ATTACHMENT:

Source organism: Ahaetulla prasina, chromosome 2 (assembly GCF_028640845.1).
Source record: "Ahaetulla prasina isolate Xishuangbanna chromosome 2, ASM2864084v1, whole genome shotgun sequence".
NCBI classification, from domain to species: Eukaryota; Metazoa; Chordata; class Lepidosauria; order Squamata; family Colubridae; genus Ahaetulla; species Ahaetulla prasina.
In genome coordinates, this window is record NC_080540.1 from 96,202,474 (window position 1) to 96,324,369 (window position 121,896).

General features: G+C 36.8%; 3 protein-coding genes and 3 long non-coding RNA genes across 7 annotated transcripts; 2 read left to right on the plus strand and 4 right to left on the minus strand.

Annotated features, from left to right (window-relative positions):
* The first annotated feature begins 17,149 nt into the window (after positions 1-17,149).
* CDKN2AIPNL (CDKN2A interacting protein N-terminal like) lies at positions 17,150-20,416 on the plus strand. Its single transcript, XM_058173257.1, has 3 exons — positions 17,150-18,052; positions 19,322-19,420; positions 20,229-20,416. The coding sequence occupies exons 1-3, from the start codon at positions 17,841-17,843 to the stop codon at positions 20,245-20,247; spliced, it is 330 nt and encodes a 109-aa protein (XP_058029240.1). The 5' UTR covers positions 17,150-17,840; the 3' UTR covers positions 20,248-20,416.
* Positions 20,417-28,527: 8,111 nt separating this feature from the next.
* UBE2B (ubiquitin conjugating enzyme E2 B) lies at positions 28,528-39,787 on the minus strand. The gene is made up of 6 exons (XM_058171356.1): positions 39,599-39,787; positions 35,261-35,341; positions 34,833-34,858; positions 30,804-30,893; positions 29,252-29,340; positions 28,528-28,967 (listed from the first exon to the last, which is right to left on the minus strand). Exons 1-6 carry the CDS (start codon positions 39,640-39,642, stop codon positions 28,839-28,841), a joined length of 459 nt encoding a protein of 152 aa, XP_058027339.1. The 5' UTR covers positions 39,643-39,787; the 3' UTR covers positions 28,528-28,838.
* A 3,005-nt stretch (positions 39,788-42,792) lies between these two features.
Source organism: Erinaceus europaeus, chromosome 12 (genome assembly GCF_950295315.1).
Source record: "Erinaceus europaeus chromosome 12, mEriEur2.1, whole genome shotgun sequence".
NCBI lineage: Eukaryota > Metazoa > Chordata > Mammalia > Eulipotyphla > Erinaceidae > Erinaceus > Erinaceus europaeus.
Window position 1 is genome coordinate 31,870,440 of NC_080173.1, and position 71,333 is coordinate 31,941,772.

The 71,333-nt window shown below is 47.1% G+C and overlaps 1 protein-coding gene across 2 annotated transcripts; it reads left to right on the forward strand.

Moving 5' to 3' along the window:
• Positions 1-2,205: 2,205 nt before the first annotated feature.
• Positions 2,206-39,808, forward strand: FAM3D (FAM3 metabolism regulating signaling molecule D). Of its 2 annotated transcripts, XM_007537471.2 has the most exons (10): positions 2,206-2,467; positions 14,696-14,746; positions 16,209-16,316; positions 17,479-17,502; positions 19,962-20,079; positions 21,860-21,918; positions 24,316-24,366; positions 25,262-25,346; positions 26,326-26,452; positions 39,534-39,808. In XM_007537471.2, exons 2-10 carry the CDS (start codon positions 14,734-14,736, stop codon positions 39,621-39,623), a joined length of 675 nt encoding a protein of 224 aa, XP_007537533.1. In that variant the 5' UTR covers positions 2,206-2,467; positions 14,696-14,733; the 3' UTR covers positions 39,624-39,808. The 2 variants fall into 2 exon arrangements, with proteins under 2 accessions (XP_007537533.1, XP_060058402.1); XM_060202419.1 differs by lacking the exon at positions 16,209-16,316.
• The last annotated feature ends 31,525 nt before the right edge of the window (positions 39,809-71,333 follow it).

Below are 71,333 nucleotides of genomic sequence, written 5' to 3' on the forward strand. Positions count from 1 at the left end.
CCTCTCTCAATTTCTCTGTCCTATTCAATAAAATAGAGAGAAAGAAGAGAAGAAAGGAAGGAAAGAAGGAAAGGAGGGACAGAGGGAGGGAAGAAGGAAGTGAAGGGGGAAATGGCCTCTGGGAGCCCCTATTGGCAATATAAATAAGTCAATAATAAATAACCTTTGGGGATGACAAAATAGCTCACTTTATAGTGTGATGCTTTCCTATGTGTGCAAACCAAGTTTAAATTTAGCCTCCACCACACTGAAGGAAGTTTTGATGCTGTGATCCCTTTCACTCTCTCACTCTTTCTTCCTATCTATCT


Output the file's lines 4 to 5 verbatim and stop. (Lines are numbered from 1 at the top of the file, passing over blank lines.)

In genome coordinates, this window is record NC_080540.1 from 96,202,474 (window position 1) to 96,324,369 (window position 121,896).

General features: G+C 36.8%; 3 protein-coding genes and 3 long non-coding RNA genes across 7 annotated transcripts; 2 read left to right on the plus strand and 4 right to left on the minus strand.